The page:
The gardens of Mount Usher are located near the town of Ashford in western
Ireland, south of Dublin, in County Wicklow. The scenic Vartry river flows
through this privately owned property of about twenty acres, creating many
lovely vistas of the gently rushing waters framed by tall trees, rhododendrons,
azaleas, and companion plants along the banks.
The microclimate in the sheltered valley at Mount Usher provides a home for
many rare plants
that are not easily raised in the rest of the British Iles. This
remarkable 140 year
old garden includes a palm walk as well as a grove of mature eucalyptus trees.
When we arrived at Mount Usher, a full hour before opening time, the place
deserted and the gates were
locked. Peering through the bars, we had
only a brief hint of the beauty that was there. Even though the
curator arrived well ahead of schedule to give our group a private tour, my
impatience had almost reached critical levels.
As we passed through another gate in an inner courtyard, we entered the
gardens of Mount Usher, an informal landscape in the natural style of
Standing in a grove of Japanese maples,
mature specimens with red fern-like foliage mingling with some brilliant red
Knaphill azaleas, I could see the tops of huge rhododendrons blooming along
the river banks. Before us were meadows of wildflowers filled with English
Bluebells in peak bloom. The charming fragrance of the
yellow Pontic azalea, Rhododendron luteum, permeated the air.
For the first few minutes, I stayed with the group listening to our expert guide,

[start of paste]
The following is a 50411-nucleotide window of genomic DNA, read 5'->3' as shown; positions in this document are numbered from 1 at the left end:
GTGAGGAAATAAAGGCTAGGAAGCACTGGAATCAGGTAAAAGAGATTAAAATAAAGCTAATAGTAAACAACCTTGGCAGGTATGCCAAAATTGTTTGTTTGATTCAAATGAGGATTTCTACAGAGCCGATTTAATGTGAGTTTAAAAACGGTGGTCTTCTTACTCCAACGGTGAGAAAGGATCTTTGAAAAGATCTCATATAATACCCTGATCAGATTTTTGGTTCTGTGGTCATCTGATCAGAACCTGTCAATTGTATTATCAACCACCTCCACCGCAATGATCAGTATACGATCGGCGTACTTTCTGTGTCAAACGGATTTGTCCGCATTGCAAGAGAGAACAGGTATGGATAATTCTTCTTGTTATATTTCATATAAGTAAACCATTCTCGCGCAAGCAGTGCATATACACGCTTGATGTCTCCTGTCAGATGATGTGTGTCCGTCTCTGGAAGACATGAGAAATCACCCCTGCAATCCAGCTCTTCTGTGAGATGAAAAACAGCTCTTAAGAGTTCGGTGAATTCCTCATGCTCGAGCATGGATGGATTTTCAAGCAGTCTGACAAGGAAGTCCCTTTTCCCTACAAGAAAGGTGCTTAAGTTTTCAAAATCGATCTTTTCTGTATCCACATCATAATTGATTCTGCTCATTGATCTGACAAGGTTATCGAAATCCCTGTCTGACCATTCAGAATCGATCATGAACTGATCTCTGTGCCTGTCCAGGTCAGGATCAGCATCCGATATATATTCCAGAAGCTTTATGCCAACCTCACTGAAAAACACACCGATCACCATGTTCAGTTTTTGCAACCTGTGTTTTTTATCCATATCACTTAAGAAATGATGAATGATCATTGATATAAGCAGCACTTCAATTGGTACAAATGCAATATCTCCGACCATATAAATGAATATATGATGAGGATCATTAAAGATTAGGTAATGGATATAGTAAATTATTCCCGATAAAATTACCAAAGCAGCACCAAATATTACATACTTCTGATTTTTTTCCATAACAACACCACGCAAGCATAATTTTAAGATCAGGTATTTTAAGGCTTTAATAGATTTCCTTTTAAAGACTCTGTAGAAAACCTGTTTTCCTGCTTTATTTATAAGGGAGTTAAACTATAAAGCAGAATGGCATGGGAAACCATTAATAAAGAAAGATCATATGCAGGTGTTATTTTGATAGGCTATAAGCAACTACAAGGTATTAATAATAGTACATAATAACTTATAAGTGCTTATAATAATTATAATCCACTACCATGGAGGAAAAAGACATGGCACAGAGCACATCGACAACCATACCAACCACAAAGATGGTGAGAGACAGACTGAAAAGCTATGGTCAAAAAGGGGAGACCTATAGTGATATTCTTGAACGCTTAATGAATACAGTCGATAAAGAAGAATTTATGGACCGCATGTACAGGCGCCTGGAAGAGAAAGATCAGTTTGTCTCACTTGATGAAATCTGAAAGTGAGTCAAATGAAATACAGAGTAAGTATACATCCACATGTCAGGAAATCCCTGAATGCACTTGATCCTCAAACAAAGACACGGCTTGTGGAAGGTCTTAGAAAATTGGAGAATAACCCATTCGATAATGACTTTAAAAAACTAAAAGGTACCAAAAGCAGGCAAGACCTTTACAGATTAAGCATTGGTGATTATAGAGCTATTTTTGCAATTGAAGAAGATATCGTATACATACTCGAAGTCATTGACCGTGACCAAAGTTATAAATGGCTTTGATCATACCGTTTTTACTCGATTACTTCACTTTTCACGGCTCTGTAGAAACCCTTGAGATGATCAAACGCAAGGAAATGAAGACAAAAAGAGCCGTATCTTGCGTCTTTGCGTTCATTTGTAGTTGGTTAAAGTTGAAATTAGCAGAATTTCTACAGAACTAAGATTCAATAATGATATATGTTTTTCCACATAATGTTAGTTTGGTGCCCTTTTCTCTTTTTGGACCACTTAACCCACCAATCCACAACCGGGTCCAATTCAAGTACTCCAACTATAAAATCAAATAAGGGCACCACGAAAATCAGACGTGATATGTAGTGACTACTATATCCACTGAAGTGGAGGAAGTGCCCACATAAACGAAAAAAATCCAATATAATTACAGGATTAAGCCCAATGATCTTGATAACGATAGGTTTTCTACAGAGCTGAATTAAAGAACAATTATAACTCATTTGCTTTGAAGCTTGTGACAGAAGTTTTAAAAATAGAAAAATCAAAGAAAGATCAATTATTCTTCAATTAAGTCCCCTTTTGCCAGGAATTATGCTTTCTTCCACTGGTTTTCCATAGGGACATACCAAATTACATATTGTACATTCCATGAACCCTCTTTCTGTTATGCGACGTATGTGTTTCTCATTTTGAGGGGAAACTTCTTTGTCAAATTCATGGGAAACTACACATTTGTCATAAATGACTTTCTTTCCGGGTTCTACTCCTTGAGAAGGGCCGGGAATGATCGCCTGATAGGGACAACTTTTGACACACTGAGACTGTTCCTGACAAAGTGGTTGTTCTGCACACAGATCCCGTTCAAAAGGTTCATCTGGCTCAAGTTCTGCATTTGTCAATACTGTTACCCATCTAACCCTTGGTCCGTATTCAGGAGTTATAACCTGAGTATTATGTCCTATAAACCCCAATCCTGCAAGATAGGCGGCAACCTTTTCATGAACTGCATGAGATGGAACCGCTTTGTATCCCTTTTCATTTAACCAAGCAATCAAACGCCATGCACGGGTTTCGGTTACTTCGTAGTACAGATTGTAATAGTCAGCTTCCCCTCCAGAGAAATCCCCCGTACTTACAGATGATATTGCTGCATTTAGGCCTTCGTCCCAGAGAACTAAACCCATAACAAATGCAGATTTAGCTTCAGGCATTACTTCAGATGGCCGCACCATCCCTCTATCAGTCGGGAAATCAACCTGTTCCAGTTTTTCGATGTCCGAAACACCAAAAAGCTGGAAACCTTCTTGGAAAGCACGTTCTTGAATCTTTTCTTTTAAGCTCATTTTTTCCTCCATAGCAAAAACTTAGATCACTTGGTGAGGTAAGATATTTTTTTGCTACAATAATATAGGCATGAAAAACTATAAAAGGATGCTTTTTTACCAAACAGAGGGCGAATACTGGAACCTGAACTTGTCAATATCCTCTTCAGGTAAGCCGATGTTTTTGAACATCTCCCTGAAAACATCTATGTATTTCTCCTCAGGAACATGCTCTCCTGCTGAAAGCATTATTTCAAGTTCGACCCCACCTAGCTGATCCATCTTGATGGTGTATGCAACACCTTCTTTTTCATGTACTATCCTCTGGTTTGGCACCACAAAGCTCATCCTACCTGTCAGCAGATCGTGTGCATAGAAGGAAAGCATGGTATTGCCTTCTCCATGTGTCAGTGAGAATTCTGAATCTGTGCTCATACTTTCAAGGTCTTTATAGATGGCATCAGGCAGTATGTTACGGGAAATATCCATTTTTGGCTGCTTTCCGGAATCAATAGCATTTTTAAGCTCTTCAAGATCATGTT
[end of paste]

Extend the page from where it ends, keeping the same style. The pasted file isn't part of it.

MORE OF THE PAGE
a very knowledgeable horticulturist who managed the gardens, as he related
interesting stories about Mount Usher while describing the richness of the plant
materials on site.
However, to appreciate beauty does not require a guide, so I started breaking
from the group, walking into
the meadow to photograph the magificence on my own. At first, I took brief
asides and would rush back as our guide continued his talk. Eventually, though,
I started taking longer jaunts, and would then try
to catch up with the crowd as the group moved to the next location.
I regretted not hearing the
wisdom of our host since he knew the history of every plant in the
garden as well as cultural requirements and Latin name. However, the chance
to experience and
photograph such exquisite beauty, the chance to be
alone in paradise without a crowd of tourists, was too much for me. I was on
I did experience one brief moment of anxiety. I knew that our group crossed
the river Vartry and was exploring the gardens on the other side. However,
I felt I had to explore the banks of this side of the river, appreciating the
many vistas and taking numerous photographs before I could cross the river.
When I finally did venture across the bridge, I discovered the proverbial
fork in the road! Our tour had taken one
of these paths, but which one? I ran to the right first, but the landscape
was still pristine. There was no evidence of traffic in the glorious
fields of flowers, so I concluded that they must have gone the
other way. Rushing back to the left, I eventually noticed trampled
grass under a large leaved rhododendron that was in full bloom. Here was
incontovertible evidence of garden photographers; I was back
on track. I finally caught up with everyone at the gift shop as
our group was exiting the garden, ready to board the bus and head
off to our next stop, Mount Congreve. I thought to myself, to be left at
Mount Usher wouldn't have been a trajedy. However, at the time I had
no idea how incredible Mount Congreve was going to be.